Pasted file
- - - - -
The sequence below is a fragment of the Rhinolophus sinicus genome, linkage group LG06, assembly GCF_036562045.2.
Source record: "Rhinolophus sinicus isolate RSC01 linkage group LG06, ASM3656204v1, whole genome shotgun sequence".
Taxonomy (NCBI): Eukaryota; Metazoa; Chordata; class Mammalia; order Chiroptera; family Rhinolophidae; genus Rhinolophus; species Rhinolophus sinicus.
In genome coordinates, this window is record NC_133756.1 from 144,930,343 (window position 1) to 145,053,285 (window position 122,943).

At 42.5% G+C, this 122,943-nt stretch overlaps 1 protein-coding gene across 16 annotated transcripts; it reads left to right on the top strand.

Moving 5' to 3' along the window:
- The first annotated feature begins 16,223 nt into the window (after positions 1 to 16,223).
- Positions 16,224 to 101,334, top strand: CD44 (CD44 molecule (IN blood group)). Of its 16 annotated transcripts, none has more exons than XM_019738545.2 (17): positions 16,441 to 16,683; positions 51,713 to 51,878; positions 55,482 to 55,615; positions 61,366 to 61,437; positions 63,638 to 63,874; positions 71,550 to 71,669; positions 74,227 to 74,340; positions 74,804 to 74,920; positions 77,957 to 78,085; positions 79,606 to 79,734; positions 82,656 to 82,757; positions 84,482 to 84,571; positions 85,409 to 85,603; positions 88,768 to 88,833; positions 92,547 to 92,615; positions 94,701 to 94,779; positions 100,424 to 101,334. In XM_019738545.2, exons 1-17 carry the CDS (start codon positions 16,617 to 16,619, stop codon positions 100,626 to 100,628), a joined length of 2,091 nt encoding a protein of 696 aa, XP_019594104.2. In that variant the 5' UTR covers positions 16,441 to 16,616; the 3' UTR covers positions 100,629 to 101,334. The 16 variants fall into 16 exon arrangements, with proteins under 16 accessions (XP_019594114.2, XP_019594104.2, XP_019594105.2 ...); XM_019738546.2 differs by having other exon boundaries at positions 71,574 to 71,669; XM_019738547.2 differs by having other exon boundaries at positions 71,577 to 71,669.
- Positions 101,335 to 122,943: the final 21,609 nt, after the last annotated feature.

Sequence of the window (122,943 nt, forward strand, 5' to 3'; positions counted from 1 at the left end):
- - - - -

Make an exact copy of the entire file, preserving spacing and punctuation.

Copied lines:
The sequence below is a fragment of the Rhinolophus sinicus genome, linkage group LG06, assembly GCF_036562045.2.
Source record: "Rhinolophus sinicus isolate RSC01 linkage group LG06, ASM3656204v1, whole genome shotgun sequence".
Taxonomy (NCBI): Eukaryota; Metazoa; Chordata; class Mammalia; order Chiroptera; family Rhinolophidae; genus Rhinolophus; species Rhinolophus sinicus.
In genome coordinates, this window is record NC_133756.1 from 144,930,343 (window position 1) to 145,053,285 (window position 122,943).

At 42.5% G+C, this 122,943-nt stretch overlaps 1 protein-coding gene across 16 annotated transcripts; it reads left to right on the top strand.

Moving 5' to 3' along the window:
- The first annotated feature begins 16,223 nt into the window (after positions 1 to 16,223).
- Positions 16,224 to 101,334, top strand: CD44 (CD44 molecule (IN blood group)). Of its 16 annotated transcripts, none has more exons than XM_019738545.2 (17): positions 16,441 to 16,683; positions 51,713 to 51,878; positions 55,482 to 55,615; positions 61,366 to 61,437; positions 63,638 to 63,874; positions 71,550 to 71,669; positions 74,227 to 74,340; positions 74,804 to 74,920; positions 77,957 to 78,085; positions 79,606 to 79,734; positions 82,656 to 82,757; positions 84,482 to 84,571; positions 85,409 to 85,603; positions 88,768 to 88,833; positions 92,547 to 92,615; positions 94,701 to 94,779; positions 100,424 to 101,334. In XM_019738545.2, exons 1-17 carry the CDS (start codon positions 16,617 to 16,619, stop codon positions 100,626 to 100,628), a joined length of 2,091 nt encoding a protein of 696 aa, XP_019594104.2. In that variant the 5' UTR covers positions 16,441 to 16,616; the 3' UTR covers positions 100,629 to 101,334. The 16 variants fall into 16 exon arrangements, with proteins under 16 accessions (XP_019594114.2, XP_019594104.2, XP_019594105.2 ...); XM_019738546.2 differs by having other exon boundaries at positions 71,574 to 71,669; XM_019738547.2 differs by having other exon boundaries at positions 71,577 to 71,669.
- Positions 101,335 to 122,943: the final 21,609 nt, after the last annotated feature.

Sequence of the window (122,943 nt, forward strand, 5' to 3'; positions counted from 1 at the left end):